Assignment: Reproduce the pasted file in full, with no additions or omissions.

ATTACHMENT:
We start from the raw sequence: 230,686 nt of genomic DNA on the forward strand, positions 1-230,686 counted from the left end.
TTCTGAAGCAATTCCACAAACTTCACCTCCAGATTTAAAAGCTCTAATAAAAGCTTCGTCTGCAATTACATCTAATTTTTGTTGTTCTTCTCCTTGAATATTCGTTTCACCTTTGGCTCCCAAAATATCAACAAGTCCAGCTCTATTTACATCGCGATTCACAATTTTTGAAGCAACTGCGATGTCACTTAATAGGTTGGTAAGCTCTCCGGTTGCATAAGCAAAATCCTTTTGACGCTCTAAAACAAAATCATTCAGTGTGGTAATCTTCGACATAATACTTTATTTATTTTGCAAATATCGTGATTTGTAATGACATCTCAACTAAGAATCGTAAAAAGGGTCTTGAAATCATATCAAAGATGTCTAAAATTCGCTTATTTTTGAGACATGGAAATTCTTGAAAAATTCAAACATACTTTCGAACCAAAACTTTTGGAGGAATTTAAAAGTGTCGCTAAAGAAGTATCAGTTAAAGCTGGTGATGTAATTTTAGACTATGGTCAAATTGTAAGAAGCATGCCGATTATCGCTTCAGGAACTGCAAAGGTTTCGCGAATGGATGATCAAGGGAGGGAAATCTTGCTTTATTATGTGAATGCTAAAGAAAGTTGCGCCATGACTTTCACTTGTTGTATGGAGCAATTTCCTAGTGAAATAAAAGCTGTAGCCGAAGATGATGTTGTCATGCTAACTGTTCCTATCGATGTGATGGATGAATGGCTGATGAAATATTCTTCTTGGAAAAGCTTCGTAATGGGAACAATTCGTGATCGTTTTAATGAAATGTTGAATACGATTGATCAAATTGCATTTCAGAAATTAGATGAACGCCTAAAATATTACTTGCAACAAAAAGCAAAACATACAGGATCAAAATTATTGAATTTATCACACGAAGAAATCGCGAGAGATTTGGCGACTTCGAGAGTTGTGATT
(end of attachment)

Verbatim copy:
We start from the raw sequence: 230,686 nt of genomic DNA on the forward strand, positions 1-230,686 counted from the left end.
TTCTGAAGCAATTCCACAAACTTCACCTCCAGATTTAAAAGCTCTAATAAAAGCTTCGTCTGCAATTACATCTAATTTTTGTTGTTCTTCTCCTTGAATATTCGTTTCACCTTTGGCTCCCAAAATATCAACAAGTCCAGCTCTATTTACATCGCGATTCACAATTTTTGAAGCAACTGCGATGTCACTTAATAGGTTGGTAAGCTCTCCGGTTGCATAAGCAAAATCCTTTTGACGCTCTAAAACAAAATCATTCAGTGTGGTAATCTTCGACATAATACTTTATTTATTTTGCAAATATCGTGATTTGTAATGACATCTCAACTAAGAATCGTAAAAAGGGTCTTGAAATCATATCAAAGATGTCTAAAATTCGCTTATTTTTGAGACATGGAAATTCTTGAAAAATTCAAACATACTTTCGAACCAAAACTTTTGGAGGAATTTAAAAGTGTCGCTAAAGAAGTATCAGTTAAAGCTGGTGATGTAATTTTAGACTATGGTCAAATTGTAAGAAGCATGCCGATTATCGCTTCAGGAACTGCAAAGGTTTCGCGAATGGATGATCAAGGGAGGGAAATCTTGCTTTATTATGTGAATGCTAAAGAAAGTTGCGCCATGACTTTCACTTGTTGTATGGAGCAATTTCCTAGTGAAATAAAAGCTGTAGCCGAAGATGATGTTGTCATGCTAACTGTTCCTATCGATGTGATGGATGAATGGCTGATGAAATATTCTTCTTGGAAAAGCTTCGTAATGGGAACAATTCGTGATCGTTTTAATGAAATGTTGAATACGATTGATCAAATTGCATTTCAGAAATTAGATGAACGCCTAAAATATTACTTGCAACAAAAAGCAAAACATACAGGATCAAAATTATTGAATTTATCACACGAAGAAATCGCGAGAGATTTGGCGACTTCGAGAGTTGTGATT